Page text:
The influence of social support on health and quality of life has been well documented. There is less evidence on whether health status affects social support, and little is known about longitudinal relationships between social support and health in early adulthood. This study investigates these associations using both concurrent and time-lagged measures at 5 time-points over 12 years during early adulthood.
A population-based cohort of 9,758 young women from the Australian Longitudinal Study on Women’s Health was used. Women were aged 22–27 in 2000 and 35–39 in 2012. The General Health subscale of the SF-36 and the MOS Social Support Survey 6-item Scale were used, with scores standardised to a range of 0–100. Longitudinal tobit models were used, because both social support and general health data were left skewed, with marked ceiling effects. All models were adjusted for status of the outcome of interest at the immediately previous survey.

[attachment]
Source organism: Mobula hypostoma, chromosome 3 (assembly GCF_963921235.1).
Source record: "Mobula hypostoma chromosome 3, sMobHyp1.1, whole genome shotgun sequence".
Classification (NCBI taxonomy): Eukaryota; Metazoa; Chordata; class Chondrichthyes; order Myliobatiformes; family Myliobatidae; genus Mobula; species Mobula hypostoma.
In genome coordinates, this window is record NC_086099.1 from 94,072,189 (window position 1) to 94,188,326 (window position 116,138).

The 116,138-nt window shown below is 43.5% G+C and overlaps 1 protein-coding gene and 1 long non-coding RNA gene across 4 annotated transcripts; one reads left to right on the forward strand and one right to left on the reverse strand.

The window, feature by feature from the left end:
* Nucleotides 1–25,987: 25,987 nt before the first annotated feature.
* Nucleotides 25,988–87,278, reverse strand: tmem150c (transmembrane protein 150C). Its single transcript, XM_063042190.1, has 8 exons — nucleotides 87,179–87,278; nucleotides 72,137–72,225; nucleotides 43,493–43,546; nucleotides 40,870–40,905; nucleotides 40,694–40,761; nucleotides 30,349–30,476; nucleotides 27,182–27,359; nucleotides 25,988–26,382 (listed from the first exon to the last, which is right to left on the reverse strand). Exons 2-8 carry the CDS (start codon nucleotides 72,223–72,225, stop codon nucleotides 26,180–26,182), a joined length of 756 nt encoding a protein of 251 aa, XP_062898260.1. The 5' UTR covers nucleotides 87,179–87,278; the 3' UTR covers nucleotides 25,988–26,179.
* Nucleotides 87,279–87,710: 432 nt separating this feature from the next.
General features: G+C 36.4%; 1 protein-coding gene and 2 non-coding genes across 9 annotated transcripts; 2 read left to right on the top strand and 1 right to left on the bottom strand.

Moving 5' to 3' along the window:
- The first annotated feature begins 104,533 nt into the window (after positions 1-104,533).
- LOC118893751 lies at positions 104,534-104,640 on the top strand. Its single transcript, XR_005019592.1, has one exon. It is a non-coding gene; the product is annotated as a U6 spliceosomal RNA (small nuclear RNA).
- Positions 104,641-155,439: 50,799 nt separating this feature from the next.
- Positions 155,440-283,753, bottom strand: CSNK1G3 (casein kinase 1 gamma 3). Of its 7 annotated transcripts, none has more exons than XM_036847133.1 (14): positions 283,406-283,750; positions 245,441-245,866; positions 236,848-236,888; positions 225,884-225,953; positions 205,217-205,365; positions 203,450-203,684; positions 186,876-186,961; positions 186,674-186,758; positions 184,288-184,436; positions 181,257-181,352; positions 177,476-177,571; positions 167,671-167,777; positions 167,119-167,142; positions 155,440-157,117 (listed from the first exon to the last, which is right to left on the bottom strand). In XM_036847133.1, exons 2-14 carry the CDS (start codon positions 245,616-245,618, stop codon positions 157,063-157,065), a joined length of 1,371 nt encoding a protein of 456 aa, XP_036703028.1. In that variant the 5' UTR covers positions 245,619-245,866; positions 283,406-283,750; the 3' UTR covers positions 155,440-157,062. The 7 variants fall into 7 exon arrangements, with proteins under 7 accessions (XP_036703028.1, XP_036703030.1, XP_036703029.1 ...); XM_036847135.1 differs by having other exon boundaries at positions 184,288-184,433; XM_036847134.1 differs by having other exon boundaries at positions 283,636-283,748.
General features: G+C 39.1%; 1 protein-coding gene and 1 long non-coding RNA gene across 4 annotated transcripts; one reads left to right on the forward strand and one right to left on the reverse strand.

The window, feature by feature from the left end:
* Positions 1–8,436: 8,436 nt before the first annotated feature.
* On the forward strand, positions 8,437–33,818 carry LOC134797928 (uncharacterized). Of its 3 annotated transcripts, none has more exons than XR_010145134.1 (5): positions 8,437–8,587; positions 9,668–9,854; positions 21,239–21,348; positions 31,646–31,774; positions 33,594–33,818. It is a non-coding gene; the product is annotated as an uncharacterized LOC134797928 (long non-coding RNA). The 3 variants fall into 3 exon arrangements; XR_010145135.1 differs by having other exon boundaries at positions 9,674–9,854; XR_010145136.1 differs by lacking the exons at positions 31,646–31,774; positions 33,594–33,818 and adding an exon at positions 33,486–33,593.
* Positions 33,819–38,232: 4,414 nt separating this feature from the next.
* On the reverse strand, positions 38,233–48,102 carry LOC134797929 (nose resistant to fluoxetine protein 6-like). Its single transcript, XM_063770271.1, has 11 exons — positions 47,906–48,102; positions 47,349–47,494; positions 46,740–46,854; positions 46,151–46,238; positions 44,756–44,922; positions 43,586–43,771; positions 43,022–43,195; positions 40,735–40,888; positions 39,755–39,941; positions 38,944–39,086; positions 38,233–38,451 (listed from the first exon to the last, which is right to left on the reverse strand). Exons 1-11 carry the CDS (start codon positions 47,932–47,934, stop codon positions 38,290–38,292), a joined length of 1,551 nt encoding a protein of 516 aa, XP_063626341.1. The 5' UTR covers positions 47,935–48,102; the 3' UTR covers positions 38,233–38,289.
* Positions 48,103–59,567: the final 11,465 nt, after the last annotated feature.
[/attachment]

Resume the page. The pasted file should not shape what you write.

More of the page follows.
With both concurrent and time-lagged measures, there was a statistically significant difference in mean general health scores across social support quintiles after adjusting for demographic and behavioural covariates: lower general health was associated with lower social support. In reverse, social support mean scores were also significantly different across general health quintiles in both concurrent and time-lagged fully adjusted models.
Social support is significantly associated with both current and subsequent general health in early adulthood. The significance of the reverse associations indicates that the two mutually influence each other. This study highlights the importance of social support as a health-related quality of life issue.